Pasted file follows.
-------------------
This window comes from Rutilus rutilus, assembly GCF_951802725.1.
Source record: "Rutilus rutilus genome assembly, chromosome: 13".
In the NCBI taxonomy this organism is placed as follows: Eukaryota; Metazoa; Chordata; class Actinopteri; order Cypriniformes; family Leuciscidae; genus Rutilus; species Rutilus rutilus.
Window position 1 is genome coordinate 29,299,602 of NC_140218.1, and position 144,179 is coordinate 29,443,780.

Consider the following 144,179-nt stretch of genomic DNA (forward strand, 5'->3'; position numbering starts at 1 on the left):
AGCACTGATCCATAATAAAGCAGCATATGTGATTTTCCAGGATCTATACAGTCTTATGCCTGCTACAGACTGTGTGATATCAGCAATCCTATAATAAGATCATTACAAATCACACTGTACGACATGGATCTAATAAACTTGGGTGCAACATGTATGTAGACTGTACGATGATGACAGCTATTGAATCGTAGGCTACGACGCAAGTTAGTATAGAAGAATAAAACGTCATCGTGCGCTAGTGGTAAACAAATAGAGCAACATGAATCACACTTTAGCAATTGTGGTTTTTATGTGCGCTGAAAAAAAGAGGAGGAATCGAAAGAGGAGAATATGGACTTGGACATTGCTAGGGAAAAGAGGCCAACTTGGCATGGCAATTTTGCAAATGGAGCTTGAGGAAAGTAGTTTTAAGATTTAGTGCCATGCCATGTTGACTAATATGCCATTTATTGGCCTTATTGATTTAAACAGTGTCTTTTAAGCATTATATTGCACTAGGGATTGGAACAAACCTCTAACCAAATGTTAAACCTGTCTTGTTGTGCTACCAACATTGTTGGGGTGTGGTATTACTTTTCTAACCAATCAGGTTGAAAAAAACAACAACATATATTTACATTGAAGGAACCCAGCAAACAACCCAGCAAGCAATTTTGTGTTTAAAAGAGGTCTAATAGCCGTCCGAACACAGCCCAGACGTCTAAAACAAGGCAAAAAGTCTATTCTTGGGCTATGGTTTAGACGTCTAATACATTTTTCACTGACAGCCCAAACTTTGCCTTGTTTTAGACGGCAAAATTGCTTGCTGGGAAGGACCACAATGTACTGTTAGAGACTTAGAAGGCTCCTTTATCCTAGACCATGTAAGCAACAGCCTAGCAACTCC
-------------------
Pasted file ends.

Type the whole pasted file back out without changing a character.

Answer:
This window comes from Rutilus rutilus, assembly GCF_951802725.1.
Source record: "Rutilus rutilus genome assembly, chromosome: 13".
In the NCBI taxonomy this organism is placed as follows: Eukaryota; Metazoa; Chordata; class Actinopteri; order Cypriniformes; family Leuciscidae; genus Rutilus; species Rutilus rutilus.
Window position 1 is genome coordinate 29,299,602 of NC_140218.1, and position 144,179 is coordinate 29,443,780.

Consider the following 144,179-nt stretch of genomic DNA (forward strand, 5'->3'; position numbering starts at 1 on the left):
AGCACTGATCCATAATAAAGCAGCATATGTGATTTTCCAGGATCTATACAGTCTTATGCCTGCTACAGACTGTGTGATATCAGCAATCCTATAATAAGATCATTACAAATCACACTGTACGACATGGATCTAATAAACTTGGGTGCAACATGTATGTAGACTGTACGATGATGACAGCTATTGAATCGTAGGCTACGACGCAAGTTAGTATAGAAGAATAAAACGTCATCGTGCGCTAGTGGTAAACAAATAGAGCAACATGAATCACACTTTAGCAATTGTGGTTTTTATGTGCGCTGAAAAAAAGAGGAGGAATCGAAAGAGGAGAATATGGACTTGGACATTGCTAGGGAAAAGAGGCCAACTTGGCATGGCAATTTTGCAAATGGAGCTTGAGGAAAGTAGTTTTAAGATTTAGTGCCATGCCATGTTGACTAATATGCCATTTATTGGCCTTATTGATTTAAACAGTGTCTTTTAAGCATTATATTGCACTAGGGATTGGAACAAACCTCTAACCAAATGTTAAACCTGTCTTGTTGTGCTACCAACATTGTTGGGGTGTGGTATTACTTTTCTAACCAATCAGGTTGAAAAAAACAACAACATATATTTACATTGAAGGAACCCAGCAAACAACCCAGCAAGCAATTTTGTGTTTAAAAGAGGTCTAATAGCCGTCCGAACACAGCCCAGACGTCTAAAACAAGGCAAAAAGTCTATTCTTGGGCTATGGTTTAGACGTCTAATACATTTTTCACTGACAGCCCAAACTTTGCCTTGTTTTAGACGGCAAAATTGCTTGCTGGGAAGGACCACAATGTACTGTTAGAGACTTAGAAGGCTCCTTTATCCTAGACCATGTAAGCAACAGCCTAGCAACTCC